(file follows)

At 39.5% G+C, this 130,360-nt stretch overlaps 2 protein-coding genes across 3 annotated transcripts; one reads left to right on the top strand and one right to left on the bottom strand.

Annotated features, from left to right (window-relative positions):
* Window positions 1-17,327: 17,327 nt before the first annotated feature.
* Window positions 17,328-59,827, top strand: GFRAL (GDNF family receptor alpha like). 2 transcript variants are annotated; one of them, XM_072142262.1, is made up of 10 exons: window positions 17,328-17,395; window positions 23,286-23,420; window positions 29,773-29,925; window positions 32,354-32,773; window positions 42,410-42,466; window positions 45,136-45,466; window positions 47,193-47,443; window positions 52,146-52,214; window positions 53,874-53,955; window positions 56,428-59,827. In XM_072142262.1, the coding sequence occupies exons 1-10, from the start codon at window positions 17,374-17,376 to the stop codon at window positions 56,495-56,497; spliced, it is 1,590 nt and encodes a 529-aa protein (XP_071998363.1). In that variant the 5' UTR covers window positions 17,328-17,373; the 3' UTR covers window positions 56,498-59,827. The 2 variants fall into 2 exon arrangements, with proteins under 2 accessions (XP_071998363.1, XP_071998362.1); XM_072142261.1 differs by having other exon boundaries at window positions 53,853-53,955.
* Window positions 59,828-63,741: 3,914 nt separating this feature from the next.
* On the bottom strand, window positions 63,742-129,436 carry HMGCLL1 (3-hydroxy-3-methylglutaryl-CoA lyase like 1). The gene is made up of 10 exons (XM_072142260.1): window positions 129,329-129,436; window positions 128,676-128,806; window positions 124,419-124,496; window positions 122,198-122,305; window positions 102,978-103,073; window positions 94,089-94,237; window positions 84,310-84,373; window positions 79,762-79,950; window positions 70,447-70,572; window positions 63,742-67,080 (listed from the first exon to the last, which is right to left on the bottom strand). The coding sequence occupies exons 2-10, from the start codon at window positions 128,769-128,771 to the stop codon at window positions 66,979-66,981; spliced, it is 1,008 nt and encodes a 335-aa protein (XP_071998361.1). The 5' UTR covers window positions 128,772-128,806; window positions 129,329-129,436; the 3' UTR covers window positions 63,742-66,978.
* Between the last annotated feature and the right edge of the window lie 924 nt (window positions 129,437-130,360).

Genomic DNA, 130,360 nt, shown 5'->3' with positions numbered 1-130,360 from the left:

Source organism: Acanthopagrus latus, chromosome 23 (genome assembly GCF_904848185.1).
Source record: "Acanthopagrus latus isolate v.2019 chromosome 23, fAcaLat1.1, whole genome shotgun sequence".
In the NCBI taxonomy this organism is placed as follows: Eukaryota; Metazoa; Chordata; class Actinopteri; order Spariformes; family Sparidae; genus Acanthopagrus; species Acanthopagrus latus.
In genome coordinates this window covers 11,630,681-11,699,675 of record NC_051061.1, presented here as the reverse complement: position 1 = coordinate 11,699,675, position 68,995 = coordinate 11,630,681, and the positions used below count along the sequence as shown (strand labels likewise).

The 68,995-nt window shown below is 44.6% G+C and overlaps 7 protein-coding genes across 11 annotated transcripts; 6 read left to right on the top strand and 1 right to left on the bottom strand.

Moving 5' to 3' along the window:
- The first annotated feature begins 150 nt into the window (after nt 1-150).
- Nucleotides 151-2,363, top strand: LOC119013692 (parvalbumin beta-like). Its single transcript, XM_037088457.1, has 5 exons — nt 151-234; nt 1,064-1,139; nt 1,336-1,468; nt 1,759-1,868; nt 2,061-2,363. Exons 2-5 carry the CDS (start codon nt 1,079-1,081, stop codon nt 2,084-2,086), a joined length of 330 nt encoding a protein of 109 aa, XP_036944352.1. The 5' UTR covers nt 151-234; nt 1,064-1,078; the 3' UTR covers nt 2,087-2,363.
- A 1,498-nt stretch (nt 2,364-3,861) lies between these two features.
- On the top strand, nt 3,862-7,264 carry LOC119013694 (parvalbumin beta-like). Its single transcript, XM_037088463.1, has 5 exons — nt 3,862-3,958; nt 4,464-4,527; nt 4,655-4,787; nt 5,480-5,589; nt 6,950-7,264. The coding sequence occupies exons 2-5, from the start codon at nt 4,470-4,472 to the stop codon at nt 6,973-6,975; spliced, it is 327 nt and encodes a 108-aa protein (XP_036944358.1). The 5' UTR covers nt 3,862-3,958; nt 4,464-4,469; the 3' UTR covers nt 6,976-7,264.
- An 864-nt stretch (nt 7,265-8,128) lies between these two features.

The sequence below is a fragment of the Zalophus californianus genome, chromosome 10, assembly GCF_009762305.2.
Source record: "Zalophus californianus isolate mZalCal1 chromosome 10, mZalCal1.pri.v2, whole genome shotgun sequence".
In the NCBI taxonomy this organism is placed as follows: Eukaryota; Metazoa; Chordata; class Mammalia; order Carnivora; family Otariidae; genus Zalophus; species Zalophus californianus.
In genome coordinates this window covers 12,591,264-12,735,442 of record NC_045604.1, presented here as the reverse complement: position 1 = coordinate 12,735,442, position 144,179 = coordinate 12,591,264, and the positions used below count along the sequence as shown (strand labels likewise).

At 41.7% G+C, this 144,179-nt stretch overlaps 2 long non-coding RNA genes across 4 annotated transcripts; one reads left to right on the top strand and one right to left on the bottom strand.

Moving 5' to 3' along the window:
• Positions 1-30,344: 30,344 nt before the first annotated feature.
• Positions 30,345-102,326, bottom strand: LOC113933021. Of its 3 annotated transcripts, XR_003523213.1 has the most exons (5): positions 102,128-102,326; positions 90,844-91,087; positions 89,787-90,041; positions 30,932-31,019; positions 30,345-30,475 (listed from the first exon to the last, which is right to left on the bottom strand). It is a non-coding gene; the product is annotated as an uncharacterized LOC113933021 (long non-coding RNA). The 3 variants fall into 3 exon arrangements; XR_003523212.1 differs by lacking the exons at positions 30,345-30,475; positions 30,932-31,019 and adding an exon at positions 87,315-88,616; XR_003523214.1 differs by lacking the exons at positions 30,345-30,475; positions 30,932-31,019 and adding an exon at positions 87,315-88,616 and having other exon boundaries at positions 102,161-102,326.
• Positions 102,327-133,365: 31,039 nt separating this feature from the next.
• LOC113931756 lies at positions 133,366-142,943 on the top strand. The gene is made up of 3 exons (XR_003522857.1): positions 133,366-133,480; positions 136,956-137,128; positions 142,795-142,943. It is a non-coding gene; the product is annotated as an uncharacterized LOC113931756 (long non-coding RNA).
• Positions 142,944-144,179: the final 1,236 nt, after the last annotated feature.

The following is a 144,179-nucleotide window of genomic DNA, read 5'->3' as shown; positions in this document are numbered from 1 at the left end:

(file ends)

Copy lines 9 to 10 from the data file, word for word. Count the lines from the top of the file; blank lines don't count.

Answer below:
Source organism: Acanthopagrus latus, chromosome 23 (genome assembly GCF_904848185.1).
Source record: "Acanthopagrus latus isolate v.2019 chromosome 23, fAcaLat1.1, whole genome shotgun sequence".